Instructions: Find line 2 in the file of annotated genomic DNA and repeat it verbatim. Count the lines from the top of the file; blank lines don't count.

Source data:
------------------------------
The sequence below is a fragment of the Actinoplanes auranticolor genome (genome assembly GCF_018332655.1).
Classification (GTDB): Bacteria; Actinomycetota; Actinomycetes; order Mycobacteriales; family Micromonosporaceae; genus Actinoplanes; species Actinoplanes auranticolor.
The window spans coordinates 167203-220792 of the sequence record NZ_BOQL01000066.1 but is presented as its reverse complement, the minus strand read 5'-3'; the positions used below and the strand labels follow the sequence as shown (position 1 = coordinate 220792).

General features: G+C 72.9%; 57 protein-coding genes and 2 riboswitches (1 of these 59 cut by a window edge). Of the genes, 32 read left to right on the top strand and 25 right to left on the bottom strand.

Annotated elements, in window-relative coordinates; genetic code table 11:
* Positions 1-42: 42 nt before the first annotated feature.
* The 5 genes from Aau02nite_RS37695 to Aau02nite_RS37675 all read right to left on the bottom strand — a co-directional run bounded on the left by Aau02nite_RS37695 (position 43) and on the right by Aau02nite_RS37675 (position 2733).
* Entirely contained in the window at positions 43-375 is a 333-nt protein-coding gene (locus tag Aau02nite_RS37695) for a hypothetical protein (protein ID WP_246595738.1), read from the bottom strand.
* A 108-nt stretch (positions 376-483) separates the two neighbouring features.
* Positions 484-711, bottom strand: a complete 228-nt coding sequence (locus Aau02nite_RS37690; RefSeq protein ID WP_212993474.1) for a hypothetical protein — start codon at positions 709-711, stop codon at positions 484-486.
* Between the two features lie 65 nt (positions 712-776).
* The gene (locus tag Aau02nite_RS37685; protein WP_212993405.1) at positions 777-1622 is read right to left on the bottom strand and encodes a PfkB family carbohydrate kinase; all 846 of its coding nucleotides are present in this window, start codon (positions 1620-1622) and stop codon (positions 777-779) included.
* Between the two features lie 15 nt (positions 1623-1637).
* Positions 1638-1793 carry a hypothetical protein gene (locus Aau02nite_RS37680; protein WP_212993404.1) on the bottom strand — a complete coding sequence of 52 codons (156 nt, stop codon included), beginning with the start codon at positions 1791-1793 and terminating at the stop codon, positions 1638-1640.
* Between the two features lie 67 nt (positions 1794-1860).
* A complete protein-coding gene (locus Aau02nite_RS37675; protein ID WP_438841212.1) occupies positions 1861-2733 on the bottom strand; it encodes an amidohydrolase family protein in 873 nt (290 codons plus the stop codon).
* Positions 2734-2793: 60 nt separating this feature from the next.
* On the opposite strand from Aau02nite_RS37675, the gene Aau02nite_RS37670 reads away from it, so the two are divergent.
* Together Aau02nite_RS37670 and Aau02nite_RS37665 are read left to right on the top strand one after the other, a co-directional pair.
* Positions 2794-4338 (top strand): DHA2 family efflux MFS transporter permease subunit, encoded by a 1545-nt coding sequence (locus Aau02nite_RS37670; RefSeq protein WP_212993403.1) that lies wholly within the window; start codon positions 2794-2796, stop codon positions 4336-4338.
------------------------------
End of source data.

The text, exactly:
Classification (GTDB): Bacteria; Actinomycetota; Actinomycetes; order Mycobacteriales; family Micromonosporaceae; genus Actinoplanes; species Actinoplanes auranticolor.